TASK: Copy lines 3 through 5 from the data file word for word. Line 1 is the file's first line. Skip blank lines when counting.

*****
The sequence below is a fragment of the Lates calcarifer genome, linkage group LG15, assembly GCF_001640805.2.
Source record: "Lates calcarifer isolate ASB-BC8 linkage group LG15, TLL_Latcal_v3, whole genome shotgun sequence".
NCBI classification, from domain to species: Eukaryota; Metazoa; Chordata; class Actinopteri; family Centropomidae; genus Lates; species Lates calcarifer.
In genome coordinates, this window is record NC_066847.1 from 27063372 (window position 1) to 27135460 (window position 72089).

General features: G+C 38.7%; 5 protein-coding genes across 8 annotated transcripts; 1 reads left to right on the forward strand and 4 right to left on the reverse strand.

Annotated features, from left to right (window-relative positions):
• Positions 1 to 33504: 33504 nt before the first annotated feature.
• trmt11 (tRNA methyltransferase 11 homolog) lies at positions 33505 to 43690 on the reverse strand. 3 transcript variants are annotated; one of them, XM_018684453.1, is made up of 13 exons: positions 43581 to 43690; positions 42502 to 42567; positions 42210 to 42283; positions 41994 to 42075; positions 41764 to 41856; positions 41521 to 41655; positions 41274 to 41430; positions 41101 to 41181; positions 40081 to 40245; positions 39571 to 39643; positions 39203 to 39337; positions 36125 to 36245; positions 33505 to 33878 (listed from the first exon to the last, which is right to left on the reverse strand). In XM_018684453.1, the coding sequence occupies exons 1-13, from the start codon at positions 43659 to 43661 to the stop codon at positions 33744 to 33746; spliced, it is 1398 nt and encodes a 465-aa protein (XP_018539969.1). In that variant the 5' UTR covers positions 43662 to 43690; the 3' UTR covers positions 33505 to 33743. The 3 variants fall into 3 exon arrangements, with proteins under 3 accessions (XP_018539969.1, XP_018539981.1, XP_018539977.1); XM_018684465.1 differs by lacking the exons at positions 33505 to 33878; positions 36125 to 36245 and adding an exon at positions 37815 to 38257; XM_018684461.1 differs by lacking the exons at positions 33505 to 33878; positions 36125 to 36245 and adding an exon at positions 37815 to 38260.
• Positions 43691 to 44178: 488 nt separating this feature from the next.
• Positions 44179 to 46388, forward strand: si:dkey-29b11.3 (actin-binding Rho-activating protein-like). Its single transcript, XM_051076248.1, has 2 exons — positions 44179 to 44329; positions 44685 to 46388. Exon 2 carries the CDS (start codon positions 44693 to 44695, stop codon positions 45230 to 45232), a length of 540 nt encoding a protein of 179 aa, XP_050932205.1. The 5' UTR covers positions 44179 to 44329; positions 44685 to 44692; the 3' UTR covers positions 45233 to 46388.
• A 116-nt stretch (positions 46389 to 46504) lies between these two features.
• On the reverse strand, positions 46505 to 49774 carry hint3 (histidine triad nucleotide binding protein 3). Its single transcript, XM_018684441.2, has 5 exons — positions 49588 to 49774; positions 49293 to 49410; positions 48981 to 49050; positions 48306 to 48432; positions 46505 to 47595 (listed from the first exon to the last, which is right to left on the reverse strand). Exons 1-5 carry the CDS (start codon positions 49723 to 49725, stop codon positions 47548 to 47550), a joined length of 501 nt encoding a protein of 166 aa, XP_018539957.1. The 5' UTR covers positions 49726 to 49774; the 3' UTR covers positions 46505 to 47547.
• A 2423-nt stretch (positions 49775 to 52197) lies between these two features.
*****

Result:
NCBI classification, from domain to species: Eukaryota; Metazoa; Chordata; class Actinopteri; family Centropomidae; genus Lates; species Lates calcarifer.
In genome coordinates, this window is record NC_066847.1 from 27063372 (window position 1) to 27135460 (window position 72089).

General features: G+C 38.7%; 5 protein-coding genes across 8 annotated transcripts; 1 reads left to right on the forward strand and 4 right to left on the reverse strand.